Neuromuscular dentistry uses computerized instrumentation to measure the patient’s jaw movements via Computerized Mandibular Scanning (CMS) or Jaw Motion Analysis (JMA), muscle activity via electromyography (EMG) and temporomandibular joint sounds via Electro-Sonography (ESG) or Joint Vibration Analysis (JVA) to assist in identifying joint derangements. Surface EMG’s are used to verify pre-, mid- and post-treatment conditions before and after ultra-low frequency Transcutaneous Electrical Nerve Stimulator (TENS). By combining both computerized mandibular scanning (CMS) or jaw motion analysis (JMA) with ultra-low frequency TENS, the dentist is able to locate a “physiological rest” position as a starting reference position to find a relationship between the upper and lower jaw along an isotonic path of closure up from the physiologic rest position in order to establish a bite position. Electromyography can be used to confirm rested/homeostatic muscle activity of the jaw prior to taking a bite recording.
TENS-Transcutaneous Electrical Nerve Stimulator
Neuro Muscular Orthotic Device
Once a physiologic rest position is found, the doctor can determine the optimal positioning of the lower jaw to the upper jaw. An orthotic is commonly worn for 3–6 months (24 hours per day) to realign the jaw, at which point orthodontic treatment, use of the orthotic as a “orthopedical realigning appliance”, overlay partial, or orthodontic treatment and/or rehabilitation of the teeth is recommended to correct teeth and jaw position.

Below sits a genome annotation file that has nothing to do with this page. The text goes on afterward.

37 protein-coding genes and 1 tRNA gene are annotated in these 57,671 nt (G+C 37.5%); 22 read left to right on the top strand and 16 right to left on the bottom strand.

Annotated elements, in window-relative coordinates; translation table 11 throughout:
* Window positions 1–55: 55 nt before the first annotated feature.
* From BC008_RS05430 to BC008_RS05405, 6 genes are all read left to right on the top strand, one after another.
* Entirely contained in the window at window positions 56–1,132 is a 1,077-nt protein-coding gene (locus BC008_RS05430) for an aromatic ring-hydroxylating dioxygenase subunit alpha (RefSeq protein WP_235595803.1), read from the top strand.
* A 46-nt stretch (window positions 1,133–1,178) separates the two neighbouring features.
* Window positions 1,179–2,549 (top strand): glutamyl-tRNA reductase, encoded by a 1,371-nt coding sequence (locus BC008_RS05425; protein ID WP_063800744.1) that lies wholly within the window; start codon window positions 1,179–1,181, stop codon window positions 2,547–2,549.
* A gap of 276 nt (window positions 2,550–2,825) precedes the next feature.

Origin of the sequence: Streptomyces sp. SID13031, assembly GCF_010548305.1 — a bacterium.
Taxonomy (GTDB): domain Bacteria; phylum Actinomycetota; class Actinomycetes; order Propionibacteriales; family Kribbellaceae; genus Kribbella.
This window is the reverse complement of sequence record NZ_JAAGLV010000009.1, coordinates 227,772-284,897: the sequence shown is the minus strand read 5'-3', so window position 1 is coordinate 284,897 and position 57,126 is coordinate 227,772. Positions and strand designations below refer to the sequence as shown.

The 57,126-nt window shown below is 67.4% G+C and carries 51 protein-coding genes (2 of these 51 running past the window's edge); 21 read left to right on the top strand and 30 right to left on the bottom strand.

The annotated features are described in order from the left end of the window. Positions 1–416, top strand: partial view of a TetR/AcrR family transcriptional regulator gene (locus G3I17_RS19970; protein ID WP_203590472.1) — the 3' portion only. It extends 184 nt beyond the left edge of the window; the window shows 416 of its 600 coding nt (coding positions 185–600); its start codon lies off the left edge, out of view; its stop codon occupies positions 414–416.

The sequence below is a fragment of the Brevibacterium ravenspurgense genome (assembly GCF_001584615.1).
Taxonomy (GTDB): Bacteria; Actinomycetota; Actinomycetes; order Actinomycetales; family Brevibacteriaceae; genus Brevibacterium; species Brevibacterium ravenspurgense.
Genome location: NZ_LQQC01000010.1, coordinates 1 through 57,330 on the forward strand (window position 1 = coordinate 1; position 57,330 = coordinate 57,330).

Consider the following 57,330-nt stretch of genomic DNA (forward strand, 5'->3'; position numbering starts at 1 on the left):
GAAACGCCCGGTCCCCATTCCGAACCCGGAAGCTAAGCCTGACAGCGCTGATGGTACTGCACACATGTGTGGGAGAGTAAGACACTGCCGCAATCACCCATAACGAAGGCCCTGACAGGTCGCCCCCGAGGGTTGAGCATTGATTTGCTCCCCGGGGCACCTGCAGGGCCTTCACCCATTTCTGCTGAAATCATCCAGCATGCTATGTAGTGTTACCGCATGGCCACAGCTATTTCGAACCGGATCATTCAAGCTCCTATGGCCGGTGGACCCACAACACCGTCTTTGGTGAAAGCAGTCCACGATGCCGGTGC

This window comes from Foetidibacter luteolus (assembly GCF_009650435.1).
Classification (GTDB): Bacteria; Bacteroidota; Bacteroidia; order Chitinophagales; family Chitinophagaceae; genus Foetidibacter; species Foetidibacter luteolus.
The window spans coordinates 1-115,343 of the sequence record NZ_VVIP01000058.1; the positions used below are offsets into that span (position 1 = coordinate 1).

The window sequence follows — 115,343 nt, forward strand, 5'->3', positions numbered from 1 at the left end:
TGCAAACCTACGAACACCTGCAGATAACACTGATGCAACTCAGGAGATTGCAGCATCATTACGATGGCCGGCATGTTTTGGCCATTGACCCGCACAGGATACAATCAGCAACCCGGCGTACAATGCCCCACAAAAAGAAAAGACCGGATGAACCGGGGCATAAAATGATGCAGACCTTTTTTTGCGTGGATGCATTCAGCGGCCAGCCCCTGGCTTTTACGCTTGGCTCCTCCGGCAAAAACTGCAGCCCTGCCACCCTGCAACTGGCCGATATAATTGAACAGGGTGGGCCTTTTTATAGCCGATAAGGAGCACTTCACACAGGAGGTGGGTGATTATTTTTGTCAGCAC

Because of the additional training needed and the complex computer systems and hardware required, neuromuscular dentistry is more expensive than conventional dentistry.
This treatment is recommended for patients having the following symptoms:
Neuromuscular dentistry is a dental treatment philosophy in which temporomandibular joints, masticatory muscles and central nervous system mechanisms are claimed to follow generic physiologic and anatomic laws applicable to all musculoskeletal systems. It is a treatment modality of dentistry that focuses on correcting “misalignment” of the jaw at the temporomandibular joint (TMJ). Neuromuscular dentistry acknowledges the multi-facted musculoskeletal occlusal signs and symptoms as they relate to postural problems involving the lower jaw and cervical region. Neuromuscular dentistry claims that “misalignment problem(s)” can be corrected by understanding the relationships of the tissues involved, which include muscles, teeth, temporomandibular joints, and nerves. In short, proponents of neuromuscular dentistry claim that it adds objective data and understanding to previous mechanical models of occlusion.